THE Lusaka High Court has dismissed an application for an injunction by 52 Ng’ombe residents in which they wanted the court to restrain a businessman and a Tanzanian Company, Super Star Forwarders Limited, from trespassing or carrying out any activities on their alleged piece of land on Forest Reserve Farm No.28.

Lusaka High Court Judge Susan Wanjelani said in her ruling that there was no serious question to be tried nor were the 52 Ng’ombe residents’ right to relief clear.

In this matter, Lastone Kunda and 51 others have sued Lusaka businessman David Nkonde, Super Star Forwarders Limited and the Commissioner of Lands in the Lusaka High Court over their demolished houses which were at different levels.

The 52 are seeking an order of compensation arising from the illegal demolition of structures in 2013 and loss of building materials amounting to K92,020,000.

They also want an order directing the Commissioner of Lands to cancel the certificate of title no.203069 given fraudulently to Super Star Forwarders Limited.

The 52 plaintiffs further wanted an order of injunction restraining the defendants, their agents and servants from trespassing or carrying out activities on the said piece of land, among others.

But in her ruling, judge Wanjelani noted that according to the plaintiffs’ statement of claim, the demolitions were done in 2013, about seven years ago, indicating that the defendants probably had possession of the property since.

She said the plaintiffs were essentially seeking to restrain the acts that had already taken place, adding that the court could not do so.

Judge Wanjelani said the seven-year delay in acting by the plaintiffs further dispelled the notion of urgency indicated in the application.

She noted that the 52 had further made allegations of fraud, which were a basis upon which a certificate of title may be cancelled.

Judge Wanjelani, however, said not only were the plaintiffs required to plead fraud but must also supply the necessary particulars of the allegation in the pleadings, which requirement appeared to be devoid in the pleadings before her.

“Thus, there is no material upon which I may consider the allegations of fraud as a serious question to be tried and make it a possible basis for cancelation of the certificate of title later on after the trial,” she said.

Justice Wanjelani said taking into account the said facts, she found that there was no serious question to be tried nor was the plaintiffs’ right to relief clear.

“Thus, application having failed the first test, it is otiose for me to deal with the other considerations of adequacy of damages and where the balance of convenience lies. The application for an injunction is consequently dismissed,” she ruled.

According to a statement of claim filed in the Lusaka High Court, the plaintiffs had stated that they were at all material times owners of plot LUS 36921 known as N’gombe Displaced which was part of a Presidential Decree order land given to them by late President Levy Patrick Mwanawasa.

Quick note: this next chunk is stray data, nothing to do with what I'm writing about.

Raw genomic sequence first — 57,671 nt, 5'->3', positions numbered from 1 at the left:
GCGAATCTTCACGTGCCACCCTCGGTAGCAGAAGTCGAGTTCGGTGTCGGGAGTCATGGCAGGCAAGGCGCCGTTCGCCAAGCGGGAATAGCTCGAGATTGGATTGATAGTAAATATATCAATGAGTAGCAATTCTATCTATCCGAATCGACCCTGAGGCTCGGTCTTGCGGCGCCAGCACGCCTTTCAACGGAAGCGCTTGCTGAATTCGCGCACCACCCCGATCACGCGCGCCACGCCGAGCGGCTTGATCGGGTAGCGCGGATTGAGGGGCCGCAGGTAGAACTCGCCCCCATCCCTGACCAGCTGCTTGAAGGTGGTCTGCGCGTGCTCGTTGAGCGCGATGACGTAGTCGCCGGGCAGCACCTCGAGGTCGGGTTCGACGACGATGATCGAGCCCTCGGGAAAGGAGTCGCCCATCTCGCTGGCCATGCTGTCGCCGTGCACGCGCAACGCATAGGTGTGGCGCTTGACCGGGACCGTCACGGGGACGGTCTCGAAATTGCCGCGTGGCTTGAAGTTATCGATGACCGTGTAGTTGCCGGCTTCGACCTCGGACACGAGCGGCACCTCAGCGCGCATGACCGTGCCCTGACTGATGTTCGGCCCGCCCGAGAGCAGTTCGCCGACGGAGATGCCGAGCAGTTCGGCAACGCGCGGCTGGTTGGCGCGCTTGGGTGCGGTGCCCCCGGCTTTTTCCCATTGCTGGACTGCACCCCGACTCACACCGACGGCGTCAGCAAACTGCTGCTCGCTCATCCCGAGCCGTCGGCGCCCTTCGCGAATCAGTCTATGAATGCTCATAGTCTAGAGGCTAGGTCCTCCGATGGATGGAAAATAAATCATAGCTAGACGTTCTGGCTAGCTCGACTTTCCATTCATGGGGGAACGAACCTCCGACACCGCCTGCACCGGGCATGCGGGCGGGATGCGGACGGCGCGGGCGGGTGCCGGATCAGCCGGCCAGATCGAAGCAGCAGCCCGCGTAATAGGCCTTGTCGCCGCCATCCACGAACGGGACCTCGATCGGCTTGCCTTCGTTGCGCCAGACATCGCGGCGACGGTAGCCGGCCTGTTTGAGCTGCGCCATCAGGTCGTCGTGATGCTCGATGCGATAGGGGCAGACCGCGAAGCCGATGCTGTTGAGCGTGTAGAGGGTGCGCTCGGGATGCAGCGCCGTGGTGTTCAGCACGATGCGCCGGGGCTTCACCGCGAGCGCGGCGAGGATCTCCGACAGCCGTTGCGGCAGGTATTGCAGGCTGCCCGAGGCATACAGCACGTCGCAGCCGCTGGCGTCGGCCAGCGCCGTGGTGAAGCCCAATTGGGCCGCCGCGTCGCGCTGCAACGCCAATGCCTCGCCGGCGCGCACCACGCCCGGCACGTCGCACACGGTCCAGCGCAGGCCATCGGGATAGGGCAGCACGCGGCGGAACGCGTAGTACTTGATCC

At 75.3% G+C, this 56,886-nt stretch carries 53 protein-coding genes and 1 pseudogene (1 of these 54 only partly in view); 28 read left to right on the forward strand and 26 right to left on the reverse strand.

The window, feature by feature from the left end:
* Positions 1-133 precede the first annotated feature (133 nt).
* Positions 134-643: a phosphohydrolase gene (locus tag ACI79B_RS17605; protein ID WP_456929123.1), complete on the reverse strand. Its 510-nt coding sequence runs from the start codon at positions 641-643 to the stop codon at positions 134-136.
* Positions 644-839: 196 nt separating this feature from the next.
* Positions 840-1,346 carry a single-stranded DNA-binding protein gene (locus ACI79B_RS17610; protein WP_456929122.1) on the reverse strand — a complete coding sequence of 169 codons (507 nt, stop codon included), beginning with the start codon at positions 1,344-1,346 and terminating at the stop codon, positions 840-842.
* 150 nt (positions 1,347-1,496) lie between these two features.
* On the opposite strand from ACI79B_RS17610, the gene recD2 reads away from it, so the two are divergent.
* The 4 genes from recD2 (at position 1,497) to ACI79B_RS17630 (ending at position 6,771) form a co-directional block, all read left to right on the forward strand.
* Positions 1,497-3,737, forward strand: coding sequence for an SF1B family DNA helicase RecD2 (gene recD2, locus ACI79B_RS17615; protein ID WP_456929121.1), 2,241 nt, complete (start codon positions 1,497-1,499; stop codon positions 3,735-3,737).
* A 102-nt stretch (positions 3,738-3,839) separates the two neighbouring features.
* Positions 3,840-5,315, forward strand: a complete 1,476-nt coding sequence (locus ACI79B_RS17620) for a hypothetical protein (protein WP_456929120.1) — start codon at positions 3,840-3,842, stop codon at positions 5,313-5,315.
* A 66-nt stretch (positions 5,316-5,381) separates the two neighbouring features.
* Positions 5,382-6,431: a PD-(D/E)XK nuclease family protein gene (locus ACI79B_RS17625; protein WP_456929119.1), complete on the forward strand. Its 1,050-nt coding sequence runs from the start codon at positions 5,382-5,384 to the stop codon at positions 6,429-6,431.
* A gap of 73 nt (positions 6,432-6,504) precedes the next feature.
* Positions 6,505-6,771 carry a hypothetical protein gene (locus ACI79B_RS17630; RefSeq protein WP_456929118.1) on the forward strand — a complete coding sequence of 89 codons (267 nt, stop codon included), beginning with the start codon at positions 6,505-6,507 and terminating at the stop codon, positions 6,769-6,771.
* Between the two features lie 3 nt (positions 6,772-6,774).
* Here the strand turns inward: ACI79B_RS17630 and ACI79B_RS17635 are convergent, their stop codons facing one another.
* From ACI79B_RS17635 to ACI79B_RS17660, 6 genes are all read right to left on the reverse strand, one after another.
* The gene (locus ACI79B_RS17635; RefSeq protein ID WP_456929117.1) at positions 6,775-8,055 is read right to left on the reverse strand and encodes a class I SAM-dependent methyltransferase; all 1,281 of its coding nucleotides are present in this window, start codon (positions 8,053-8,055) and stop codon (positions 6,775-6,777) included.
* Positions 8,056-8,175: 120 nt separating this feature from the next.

They added that Nkonde was a well-known businessman who was claiming to have been offered a Presidential Decree land by the Lands Commissioner, while the company was also claiming to have bought the said land from Nkonde.

The plaintiffs stated that in 2013, Nkonde acted with unknown persons and demolished their houses, which were at different levels, except two fully completed houses ready for occupation which were on site.

They stated that apart from the structures being demolished, they also lost their building materials such as sand, building blocks, pockets of cement, plants, roofing sheets and nails.

The plaintiffs stated that they were not served any notice or an order of eviction from any competent court at the time of illegal demolition of the existing structure.

They added that if so, they would have obliged to such authority and probably saved their building materials.

The plaintiffs further stated that Nkonde, as director at Super Star Forwarders Limited, compensated a few individuals for the structures that were illegally demolished.

They described the situation as disastrous and a huge economic loss especially that it happened at the time most of them had retired and spent all their money to build as they were displaced twice from Ng’ombe compound.

The plaintiffs stated that they were legitimate owners of the land given by Presidential Decree order in November 2003 after their displacement from Ng’ombe Catholic Land and later formed the group called Ng’ombe displaced community.

They stated that Nkonde and his company were not part of the Ng’ombe displaced group that were offered Forest reserve farm no.28 on Great North Road (SOS) village.

“The certificate of title given to Nkonde was cancelled by the Ministry of Lands after realizing that it was issued fraudulently. Super Star Forwarders Limited obtained certificate of title no.203069 which was fraudulently obtained from a cancelled certificate of title belonging to Nkonde,” read the claim.